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(INDIANAPOLIS) — The General Assembly has begun its 2021 session with a debate over masks.

Legislators adjourned the 2020 session in March, just days before Indiana announced the first of

what now are nearly 5,000 confirmed deaths from COVID-19. House and Senate leaders

agree the pandemic will shape both the agenda and how the session is conducted.

Those issues were immediately apparent, with both chambers placing some members in the

spectators’ galleries to increase social distancing, and House Republicans voting down Democrats’

attempt to pass a mask requirement, with fines or censures possible for violators. House Speaker

Todd Huston (R-Fishers) says Democrats filed the proposal on just 30 minutes’ notice, and calls it a

poorly drafted proposal that would have created problems for many legislators.

Representative Ed DeLaney (D-Indianapolis) says the vote against a requirement starts the session

on a sour note. He says legislators won’t be able to fulfill their responsibilities if an outbreak prevents

them from meeting. Legislators approved a rules change allowing a recess of more than three days if

too many members or staffers are incapacitated by illness or quarantine.

Even without a mask requirement, all but two legislators wore them on the session’s first day.

Senate Minority Leader Greg Taylor (D-Indianapolis) praised fellow senators for observing proper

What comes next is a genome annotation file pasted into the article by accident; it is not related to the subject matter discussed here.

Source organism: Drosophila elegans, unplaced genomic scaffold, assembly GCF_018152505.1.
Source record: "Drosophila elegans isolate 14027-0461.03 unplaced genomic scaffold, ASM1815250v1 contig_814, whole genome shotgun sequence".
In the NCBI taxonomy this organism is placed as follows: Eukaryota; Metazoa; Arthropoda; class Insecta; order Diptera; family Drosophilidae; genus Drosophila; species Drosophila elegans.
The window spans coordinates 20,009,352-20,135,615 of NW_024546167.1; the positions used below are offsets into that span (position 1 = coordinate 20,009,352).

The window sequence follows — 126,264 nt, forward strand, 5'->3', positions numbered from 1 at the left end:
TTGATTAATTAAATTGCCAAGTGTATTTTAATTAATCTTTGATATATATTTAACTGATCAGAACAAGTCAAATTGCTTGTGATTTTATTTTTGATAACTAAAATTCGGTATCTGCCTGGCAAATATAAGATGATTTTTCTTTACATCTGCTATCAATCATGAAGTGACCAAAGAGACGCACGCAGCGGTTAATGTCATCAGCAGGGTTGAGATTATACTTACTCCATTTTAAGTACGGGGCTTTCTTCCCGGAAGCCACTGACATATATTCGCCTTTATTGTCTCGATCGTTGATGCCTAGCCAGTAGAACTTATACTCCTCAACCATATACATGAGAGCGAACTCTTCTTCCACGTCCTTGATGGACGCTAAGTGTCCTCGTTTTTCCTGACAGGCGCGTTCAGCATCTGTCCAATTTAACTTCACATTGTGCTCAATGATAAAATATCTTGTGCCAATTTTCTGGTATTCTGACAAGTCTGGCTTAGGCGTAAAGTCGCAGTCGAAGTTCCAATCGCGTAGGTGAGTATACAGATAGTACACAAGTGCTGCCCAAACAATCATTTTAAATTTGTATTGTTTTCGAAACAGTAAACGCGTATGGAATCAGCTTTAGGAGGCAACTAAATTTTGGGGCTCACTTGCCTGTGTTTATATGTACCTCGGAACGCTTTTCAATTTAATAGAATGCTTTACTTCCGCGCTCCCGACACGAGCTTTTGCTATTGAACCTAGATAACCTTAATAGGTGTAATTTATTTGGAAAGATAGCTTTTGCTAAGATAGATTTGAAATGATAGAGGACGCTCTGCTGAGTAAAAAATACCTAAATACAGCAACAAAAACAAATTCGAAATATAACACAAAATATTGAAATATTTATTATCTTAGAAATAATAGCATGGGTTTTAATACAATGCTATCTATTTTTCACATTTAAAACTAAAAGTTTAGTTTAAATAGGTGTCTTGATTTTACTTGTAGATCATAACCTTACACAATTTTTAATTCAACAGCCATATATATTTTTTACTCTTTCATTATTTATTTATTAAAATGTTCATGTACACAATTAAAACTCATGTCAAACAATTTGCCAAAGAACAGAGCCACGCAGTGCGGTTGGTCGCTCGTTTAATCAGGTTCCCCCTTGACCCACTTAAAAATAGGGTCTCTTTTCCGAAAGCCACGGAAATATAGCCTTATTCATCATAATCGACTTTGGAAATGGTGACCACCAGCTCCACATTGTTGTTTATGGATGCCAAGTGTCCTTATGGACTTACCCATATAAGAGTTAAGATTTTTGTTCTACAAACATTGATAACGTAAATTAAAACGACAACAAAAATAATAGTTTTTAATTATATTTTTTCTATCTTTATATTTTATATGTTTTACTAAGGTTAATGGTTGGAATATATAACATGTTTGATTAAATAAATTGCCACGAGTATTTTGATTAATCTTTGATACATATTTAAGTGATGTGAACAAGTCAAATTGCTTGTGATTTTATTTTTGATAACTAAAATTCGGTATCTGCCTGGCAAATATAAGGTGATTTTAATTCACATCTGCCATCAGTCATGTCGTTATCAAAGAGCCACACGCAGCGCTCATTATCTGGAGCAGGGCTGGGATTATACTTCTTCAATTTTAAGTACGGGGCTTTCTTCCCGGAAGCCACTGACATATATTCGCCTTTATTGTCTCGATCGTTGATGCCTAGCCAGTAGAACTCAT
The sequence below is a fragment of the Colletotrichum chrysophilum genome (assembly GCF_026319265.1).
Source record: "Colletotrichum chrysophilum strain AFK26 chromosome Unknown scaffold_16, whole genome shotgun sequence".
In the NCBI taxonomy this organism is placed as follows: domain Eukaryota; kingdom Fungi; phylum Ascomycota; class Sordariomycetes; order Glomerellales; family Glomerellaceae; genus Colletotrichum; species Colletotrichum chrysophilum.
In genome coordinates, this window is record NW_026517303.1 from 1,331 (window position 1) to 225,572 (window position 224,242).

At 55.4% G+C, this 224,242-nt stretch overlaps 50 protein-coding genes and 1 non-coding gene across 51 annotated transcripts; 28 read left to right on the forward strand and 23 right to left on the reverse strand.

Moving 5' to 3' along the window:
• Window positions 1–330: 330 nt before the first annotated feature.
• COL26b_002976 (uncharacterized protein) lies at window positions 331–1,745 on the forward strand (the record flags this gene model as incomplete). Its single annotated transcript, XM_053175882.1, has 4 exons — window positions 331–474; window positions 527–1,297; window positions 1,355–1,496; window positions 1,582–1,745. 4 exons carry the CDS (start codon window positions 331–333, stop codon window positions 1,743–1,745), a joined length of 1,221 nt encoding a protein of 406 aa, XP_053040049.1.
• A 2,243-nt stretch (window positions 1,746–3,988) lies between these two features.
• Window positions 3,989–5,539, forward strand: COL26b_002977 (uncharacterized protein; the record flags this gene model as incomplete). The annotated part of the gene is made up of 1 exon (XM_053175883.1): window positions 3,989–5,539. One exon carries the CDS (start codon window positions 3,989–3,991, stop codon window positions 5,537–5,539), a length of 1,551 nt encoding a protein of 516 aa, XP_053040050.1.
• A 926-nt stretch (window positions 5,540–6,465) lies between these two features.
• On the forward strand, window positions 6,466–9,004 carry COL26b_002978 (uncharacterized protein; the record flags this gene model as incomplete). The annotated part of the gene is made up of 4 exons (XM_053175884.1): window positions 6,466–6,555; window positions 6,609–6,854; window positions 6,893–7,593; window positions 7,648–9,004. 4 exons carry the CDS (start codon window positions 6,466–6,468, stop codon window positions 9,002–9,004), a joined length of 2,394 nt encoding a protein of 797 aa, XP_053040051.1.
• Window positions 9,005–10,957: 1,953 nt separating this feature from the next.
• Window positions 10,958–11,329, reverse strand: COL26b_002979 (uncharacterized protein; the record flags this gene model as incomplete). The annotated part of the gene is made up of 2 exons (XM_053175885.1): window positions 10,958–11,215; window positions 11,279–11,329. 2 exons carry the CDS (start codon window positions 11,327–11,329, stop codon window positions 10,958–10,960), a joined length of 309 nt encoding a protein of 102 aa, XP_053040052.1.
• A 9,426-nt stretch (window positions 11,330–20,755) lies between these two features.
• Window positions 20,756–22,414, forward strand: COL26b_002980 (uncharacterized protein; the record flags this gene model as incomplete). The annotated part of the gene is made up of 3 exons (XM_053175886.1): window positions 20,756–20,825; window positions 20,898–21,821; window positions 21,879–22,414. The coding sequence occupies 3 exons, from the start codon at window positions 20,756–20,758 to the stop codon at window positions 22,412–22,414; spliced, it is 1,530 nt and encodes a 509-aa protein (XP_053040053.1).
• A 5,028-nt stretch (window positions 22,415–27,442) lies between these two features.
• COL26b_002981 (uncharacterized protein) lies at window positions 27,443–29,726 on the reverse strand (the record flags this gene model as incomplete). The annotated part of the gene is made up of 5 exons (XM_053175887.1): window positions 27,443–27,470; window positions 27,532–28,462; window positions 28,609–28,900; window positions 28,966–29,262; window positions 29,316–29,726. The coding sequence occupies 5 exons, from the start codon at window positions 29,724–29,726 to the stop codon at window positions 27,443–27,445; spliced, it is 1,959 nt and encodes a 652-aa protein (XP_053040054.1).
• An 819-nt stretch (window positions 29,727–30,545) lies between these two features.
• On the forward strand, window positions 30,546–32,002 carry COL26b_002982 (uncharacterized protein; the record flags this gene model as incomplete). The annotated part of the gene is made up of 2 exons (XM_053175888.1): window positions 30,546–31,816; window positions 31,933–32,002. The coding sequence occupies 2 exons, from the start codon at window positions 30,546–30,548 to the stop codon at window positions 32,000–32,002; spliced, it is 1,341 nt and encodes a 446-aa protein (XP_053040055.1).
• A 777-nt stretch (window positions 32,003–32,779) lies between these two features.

precautions — he says it’s a small demonstration that legislators understand what their constituents

have been going through.

The two exceptions, Representatives Curt Nisly (R-Milford) and John Jacob (R-Indianapolis),

introduced a resolution to terminate Indiana’s public health emergency. The resolution declares

Hoosiers know how to protect themselves and the state of emergency is unnecessary. It wasn’t

called for a vote.

Curt Nisly and John Jacob were the only legislators who didn’t wear masks for the legislature’s

ceremonial opening day. Their resolution argues state of emergency should be lifted. There won’t be

any action on it till at least January. Huston says it’ll go through the same process as any other

resolution when legislators return in January, with a House committee deciding whether to grant a


But Huston says he’s been talking with Senate President Pro Tem Rod Bray (R-Martinsville) about

possible changes to the emergency powers law itself, and says they’re working with Governor

Holcomb on possible legislation to give the General Assembly more input.

Huston says legislators will address the pandemic in other ways. He and Bray warn the new two-

year state budget will be tight due to the economic downturn sparked by the pandemic.Huston says

House Republicans are working on bills to address public health generally — he says the pandemic

has exposed the risks created by Hoosiers’ poor rankings on health measures from smoking to


And Huston pledges legislators will ensure schools receive full funding, even if the pandemic forces

them to hold classes online. The letter of existing law would force funding cuts for schools which

don’t hold at least half their classes in person.

The annual Organization Day session came as Indiana set new single-day records for coronavirus

hospitalizations and deaths, and adjourned hours before Holcomb’s office announced the governor

and First Lady are quarantining after several members of their security detail tested positive.